Police Powers to Arrest:
Approach of ECHR and UK Courts to the Requirement of Necessity of Arrest
Article 5(1) of the European Convention on Human Rights (the Convention) states that everyone has the right to liberty and security of person. Sub-Article (c) provides that no one shall be deprived of his liberty save in ‘the lawful arrest or detention of a person effected for the purpose of bringing him before the competent legal authority on reasonable suspicion of having committed an offence or when it is reasonably considered necessary to prevent his committing an offence or fleeing after having done so’. Reading Article 5(1) together with Article 6(2) of the Convention that states that ‘everyone charged with a criminal offence shall be presumed innocent until proved guilty according to law’, gives the accused the right to stay free throughout the trial and continue as such unless they are convicted.
Because of this suspected persons are not arrested unless there is a reasonable belief that their arrest is necessary. This principle is stated in Section 24 of the Police and Criminal Evidence Act 1984, as substituted by section 110 of the Serious Organised Crime and Police Act 2005, which provides that there are two elements for lawful arrest:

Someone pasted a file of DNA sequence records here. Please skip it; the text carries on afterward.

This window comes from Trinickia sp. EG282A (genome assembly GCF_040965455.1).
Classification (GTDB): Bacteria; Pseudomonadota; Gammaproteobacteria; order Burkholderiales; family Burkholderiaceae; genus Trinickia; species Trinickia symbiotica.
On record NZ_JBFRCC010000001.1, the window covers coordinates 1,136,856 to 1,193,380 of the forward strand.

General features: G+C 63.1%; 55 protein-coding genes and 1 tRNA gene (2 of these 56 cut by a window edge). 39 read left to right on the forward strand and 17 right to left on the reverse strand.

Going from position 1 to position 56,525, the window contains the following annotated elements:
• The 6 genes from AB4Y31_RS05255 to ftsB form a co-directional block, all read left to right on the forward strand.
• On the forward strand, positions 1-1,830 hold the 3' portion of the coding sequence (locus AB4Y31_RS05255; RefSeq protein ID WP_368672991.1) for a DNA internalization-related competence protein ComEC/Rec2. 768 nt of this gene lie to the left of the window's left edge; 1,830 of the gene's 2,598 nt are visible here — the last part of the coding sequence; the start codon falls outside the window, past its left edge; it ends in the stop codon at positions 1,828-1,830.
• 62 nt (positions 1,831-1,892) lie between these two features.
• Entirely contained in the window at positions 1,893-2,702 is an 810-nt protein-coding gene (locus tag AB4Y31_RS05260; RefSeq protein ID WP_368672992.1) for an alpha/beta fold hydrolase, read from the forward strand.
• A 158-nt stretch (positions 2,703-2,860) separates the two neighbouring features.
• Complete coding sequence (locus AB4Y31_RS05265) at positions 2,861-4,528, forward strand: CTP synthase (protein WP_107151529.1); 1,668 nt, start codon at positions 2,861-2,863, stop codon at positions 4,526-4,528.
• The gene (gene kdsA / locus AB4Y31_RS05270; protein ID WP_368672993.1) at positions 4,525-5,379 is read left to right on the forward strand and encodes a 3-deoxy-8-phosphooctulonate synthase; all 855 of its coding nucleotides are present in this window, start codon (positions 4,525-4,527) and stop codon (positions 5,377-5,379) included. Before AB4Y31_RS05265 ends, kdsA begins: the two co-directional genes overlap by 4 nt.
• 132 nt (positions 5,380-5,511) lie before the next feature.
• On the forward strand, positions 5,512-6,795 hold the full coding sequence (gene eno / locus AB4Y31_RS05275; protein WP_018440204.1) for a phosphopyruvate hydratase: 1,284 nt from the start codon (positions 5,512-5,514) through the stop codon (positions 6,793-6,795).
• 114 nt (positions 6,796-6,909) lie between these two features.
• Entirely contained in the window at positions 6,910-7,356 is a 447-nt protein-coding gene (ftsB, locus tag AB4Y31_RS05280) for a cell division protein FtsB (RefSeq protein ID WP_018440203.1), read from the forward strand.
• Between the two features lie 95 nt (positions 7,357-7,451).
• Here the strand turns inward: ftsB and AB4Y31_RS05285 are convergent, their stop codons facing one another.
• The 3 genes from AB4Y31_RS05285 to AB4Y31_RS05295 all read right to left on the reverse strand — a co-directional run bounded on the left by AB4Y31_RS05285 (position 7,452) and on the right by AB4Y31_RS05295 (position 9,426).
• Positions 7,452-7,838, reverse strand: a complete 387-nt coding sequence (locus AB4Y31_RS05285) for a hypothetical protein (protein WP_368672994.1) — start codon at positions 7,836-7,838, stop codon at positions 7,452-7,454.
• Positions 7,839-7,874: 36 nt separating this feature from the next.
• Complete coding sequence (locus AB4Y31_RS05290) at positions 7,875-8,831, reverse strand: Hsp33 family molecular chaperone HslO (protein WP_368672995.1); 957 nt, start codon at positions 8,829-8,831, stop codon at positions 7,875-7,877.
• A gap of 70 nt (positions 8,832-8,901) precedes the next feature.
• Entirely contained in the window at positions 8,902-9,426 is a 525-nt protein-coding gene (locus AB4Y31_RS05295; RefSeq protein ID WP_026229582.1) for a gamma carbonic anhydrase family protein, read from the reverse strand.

First: A person’s involvement or suspected involvement or attempted involvement in the commission of a criminal offence; and
Secondly, reasonable grounds for believing that the person’s arrest is necessary.
The Code of Practice for the statutory power of Arrest by Police Officers which forms an integral part of PACE and applies to any arrest made by a police officer states the necessity criteria
While implementing those Convention and statutory provisions, the European Court and the UK Courts made important interpretations for the criteria of necessity. In this essay, the approach of the courts to the issue of necessity will be examined to find out how case law added to clarifying this...